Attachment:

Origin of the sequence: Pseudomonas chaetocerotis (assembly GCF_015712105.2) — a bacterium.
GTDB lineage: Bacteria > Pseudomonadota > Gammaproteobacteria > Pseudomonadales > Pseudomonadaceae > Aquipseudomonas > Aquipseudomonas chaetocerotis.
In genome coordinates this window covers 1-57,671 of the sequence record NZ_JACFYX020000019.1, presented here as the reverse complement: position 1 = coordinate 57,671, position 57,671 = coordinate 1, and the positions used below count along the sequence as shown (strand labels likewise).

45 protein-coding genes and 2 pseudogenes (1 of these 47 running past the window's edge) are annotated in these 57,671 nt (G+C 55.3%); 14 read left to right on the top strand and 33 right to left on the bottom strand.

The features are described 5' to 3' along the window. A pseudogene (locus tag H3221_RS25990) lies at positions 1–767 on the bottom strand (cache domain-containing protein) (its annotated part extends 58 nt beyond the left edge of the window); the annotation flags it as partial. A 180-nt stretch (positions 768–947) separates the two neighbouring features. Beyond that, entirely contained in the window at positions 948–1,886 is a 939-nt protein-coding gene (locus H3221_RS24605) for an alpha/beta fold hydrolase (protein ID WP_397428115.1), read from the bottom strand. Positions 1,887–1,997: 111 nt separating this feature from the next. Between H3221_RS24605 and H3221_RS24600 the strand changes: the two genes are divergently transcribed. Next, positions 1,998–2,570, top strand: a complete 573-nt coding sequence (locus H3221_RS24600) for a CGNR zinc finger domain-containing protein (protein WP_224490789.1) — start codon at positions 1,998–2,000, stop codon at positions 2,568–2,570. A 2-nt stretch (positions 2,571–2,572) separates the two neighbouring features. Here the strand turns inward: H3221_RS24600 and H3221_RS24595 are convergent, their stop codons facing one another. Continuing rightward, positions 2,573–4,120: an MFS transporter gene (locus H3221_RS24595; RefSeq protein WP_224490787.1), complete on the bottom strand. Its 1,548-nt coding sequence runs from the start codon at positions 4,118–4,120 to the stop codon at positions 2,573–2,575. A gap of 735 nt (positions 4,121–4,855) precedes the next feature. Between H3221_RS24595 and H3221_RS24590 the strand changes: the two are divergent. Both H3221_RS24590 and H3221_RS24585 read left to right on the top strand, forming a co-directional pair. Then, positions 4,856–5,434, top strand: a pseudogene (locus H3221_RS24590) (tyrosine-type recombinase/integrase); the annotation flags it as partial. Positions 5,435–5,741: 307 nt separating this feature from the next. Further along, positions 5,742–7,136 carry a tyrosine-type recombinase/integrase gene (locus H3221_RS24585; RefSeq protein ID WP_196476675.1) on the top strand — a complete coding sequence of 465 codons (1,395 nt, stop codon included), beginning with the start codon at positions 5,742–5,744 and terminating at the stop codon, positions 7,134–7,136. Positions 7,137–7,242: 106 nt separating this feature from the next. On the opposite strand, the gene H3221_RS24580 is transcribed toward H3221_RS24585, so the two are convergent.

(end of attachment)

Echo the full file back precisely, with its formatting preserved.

Origin of the sequence: Pseudomonas chaetocerotis (assembly GCF_015712105.2) — a bacterium.
GTDB lineage: Bacteria > Pseudomonadota > Gammaproteobacteria > Pseudomonadales > Pseudomonadaceae > Aquipseudomonas > Aquipseudomonas chaetocerotis.
In genome coordinates this window covers 1-57,671 of the sequence record NZ_JACFYX020000019.1, presented here as the reverse complement: position 1 = coordinate 57,671, position 57,671 = coordinate 1, and the positions used below count along the sequence as shown (strand labels likewise).

45 protein-coding genes and 2 pseudogenes (1 of these 47 running past the window's edge) are annotated in these 57,671 nt (G+C 55.3%); 14 read left to right on the top strand and 33 right to left on the bottom strand.

The features are described 5' to 3' along the window. A pseudogene (locus tag H3221_RS25990) lies at positions 1–767 on the bottom strand (cache domain-containing protein) (its annotated part extends 58 nt beyond the left edge of the window); the annotation flags it as partial. A 180-nt stretch (positions 768–947) separates the two neighbouring features. Beyond that, entirely contained in the window at positions 948–1,886 is a 939-nt protein-coding gene (locus H3221_RS24605) for an alpha/beta fold hydrolase (protein ID WP_397428115.1), read from the bottom strand. Positions 1,887–1,997: 111 nt separating this feature from the next. Between H3221_RS24605 and H3221_RS24600 the strand changes: the two genes are divergently transcribed. Next, positions 1,998–2,570, top strand: a complete 573-nt coding sequence (locus H3221_RS24600) for a CGNR zinc finger domain-containing protein (protein WP_224490789.1) — start codon at positions 1,998–2,000, stop codon at positions 2,568–2,570. A 2-nt stretch (positions 2,571–2,572) separates the two neighbouring features. Here the strand turns inward: H3221_RS24600 and H3221_RS24595 are convergent, their stop codons facing one another. Continuing rightward, positions 2,573–4,120: an MFS transporter gene (locus H3221_RS24595; RefSeq protein WP_224490787.1), complete on the bottom strand. Its 1,548-nt coding sequence runs from the start codon at positions 4,118–4,120 to the stop codon at positions 2,573–2,575. A gap of 735 nt (positions 4,121–4,855) precedes the next feature. Between H3221_RS24595 and H3221_RS24590 the strand changes: the two are divergent. Both H3221_RS24590 and H3221_RS24585 read left to right on the top strand, forming a co-directional pair. Then, positions 4,856–5,434, top strand: a pseudogene (locus H3221_RS24590) (tyrosine-type recombinase/integrase); the annotation flags it as partial. Positions 5,435–5,741: 307 nt separating this feature from the next. Further along, positions 5,742–7,136 carry a tyrosine-type recombinase/integrase gene (locus H3221_RS24585; RefSeq protein ID WP_196476675.1) on the top strand — a complete coding sequence of 465 codons (1,395 nt, stop codon included), beginning with the start codon at positions 5,742–5,744 and terminating at the stop codon, positions 7,134–7,136. Positions 7,137–7,242: 106 nt separating this feature from the next. On the opposite strand, the gene H3221_RS24580 is transcribed toward H3221_RS24585, so the two are convergent.